The Book of the Unnamed Midwife by Meg Elison, read by Angela Dawe for Brilliance Audio for $1.99+$1.99 — A Publishers Weekly Best Book of 2016, a Tiptree recommendation, and Philip K. Dick Award Winner, rather than a strictly dystopian tale, a post-apocalyptic feminist speculative novel. “When she fell asleep, the world was doomed. When she awoke, it was dead. In the wake of a fever that decimated the earth’s population—killing women and children and making childbirth deadly for the mother and infant—the midwife must pick her way through the bones of the world she once knew to find her place in this dangerous new one. Gone are the pillars of civilization. All that remains is power—and the strong who possess it. A few women like her survived, though they are scarce. Even fewer are safe from the clans of men, who, driven by fear, seek to control those remaining. To preserve her freedom, she dons men’s clothing, goes by false names, and avoids as many people as possible. But as the world continues to grapple with its terrible circumstances, she’ll discover a role greater than chasing a pale imitation of independence. After all, if humanity is to be reborn, someone must be its guide.” A sequel, The Book of Etta, is forthcoming in February.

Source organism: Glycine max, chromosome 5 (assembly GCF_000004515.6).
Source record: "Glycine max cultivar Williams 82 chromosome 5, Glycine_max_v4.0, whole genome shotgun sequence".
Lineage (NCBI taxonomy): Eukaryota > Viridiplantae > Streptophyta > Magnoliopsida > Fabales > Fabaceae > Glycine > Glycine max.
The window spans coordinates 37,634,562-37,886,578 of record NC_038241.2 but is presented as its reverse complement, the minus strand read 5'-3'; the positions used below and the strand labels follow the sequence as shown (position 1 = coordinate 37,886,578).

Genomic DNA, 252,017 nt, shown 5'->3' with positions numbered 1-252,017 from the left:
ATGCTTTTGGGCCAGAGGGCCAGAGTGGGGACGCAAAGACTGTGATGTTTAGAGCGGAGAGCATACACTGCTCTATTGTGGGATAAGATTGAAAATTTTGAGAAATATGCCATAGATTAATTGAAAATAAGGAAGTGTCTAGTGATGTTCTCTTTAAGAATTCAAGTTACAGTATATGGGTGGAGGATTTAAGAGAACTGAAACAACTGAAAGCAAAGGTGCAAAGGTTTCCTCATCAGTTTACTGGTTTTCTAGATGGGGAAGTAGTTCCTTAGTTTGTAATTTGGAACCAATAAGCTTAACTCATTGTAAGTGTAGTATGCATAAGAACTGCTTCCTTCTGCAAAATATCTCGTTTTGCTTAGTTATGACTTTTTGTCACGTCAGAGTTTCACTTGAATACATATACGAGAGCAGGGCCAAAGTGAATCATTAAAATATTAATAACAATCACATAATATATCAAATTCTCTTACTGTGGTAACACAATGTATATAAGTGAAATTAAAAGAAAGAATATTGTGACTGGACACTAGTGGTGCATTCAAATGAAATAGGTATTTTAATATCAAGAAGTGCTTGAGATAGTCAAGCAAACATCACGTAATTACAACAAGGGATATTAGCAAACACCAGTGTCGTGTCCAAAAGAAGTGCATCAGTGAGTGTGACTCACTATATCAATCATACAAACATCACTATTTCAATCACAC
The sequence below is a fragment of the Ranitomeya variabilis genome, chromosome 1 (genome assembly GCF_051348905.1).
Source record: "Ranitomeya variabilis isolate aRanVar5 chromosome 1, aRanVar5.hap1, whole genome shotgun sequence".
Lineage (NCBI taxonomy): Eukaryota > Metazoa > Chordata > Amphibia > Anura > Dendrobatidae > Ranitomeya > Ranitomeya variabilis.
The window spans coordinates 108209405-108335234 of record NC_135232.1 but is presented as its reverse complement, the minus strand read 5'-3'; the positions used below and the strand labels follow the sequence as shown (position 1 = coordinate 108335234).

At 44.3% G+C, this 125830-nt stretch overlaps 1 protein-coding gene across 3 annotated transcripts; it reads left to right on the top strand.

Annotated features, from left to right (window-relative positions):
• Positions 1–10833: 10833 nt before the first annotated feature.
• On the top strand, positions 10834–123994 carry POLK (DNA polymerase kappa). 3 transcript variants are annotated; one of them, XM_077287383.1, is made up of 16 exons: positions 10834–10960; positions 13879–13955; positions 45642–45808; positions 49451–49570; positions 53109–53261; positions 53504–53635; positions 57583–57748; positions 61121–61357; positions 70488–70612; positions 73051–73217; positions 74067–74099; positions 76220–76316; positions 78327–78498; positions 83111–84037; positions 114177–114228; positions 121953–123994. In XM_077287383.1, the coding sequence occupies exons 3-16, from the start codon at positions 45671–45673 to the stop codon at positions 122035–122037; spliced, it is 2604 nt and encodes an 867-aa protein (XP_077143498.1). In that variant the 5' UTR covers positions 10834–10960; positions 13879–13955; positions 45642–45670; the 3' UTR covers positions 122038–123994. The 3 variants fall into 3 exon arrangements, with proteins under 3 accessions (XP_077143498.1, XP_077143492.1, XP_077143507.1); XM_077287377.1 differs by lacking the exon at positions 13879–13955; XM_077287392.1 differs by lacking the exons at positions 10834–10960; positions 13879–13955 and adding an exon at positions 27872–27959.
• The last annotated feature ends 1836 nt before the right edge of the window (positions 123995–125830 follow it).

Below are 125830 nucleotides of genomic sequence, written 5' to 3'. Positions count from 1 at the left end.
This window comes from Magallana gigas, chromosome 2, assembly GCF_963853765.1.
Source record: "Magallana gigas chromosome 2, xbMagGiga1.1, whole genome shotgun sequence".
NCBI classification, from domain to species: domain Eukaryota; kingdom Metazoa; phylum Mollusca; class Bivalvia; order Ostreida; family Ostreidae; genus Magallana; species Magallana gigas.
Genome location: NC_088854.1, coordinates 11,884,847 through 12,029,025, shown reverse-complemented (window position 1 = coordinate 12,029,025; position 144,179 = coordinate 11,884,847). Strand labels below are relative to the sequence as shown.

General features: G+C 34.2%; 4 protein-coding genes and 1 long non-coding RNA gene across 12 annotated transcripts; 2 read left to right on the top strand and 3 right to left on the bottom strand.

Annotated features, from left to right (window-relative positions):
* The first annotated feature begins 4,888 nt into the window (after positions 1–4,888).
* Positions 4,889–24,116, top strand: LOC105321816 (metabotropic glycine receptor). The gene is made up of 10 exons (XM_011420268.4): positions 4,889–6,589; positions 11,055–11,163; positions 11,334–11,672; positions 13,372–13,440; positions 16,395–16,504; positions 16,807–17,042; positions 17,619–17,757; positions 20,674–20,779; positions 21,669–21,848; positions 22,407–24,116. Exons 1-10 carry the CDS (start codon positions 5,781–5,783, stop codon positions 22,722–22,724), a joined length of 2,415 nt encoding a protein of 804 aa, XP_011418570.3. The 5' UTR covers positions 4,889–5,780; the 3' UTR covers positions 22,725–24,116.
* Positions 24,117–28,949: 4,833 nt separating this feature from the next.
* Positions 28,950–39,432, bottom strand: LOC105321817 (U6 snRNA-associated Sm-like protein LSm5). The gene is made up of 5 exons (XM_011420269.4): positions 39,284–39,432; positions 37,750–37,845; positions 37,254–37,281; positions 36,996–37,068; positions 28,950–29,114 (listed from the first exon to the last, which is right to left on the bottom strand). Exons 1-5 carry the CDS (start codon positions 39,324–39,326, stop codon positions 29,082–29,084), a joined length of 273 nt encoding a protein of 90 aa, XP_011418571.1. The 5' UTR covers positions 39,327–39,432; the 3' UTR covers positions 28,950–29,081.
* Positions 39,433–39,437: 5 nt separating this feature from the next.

Kushiel’s Dart by Jacqueline Carey, read by Anne Flosnik for Tantor Audio for $2.99+$3.49 — “The land of Terre d’Ange is a place of unsurpassing beauty and grace. It is said that angels found the land and saw it was good…and the ensuing race that rose from the seed of angels and men live by one simple rule: Love as thou wilt. Phèdre nó Delaunay is a young woman who was born with a scarlet mote in her left eye. Sold into indentured servitude as a child, her bond is purchased by Anafiel Delaunay, a nobleman with very a special mission…and the first one to recognize who and what she is: one pricked by Kushiel’s Dart, chosen to forever experience pain and pleasure as one. Phèdre is trained equally in the courtly arts and the talents of the bedchamber but, above all, the ability to observe, remember, and analyze. Almost as talented a spy as she is courtesan, Phèdre stumbles upon a plot that threatens the very foundations of her homeland.”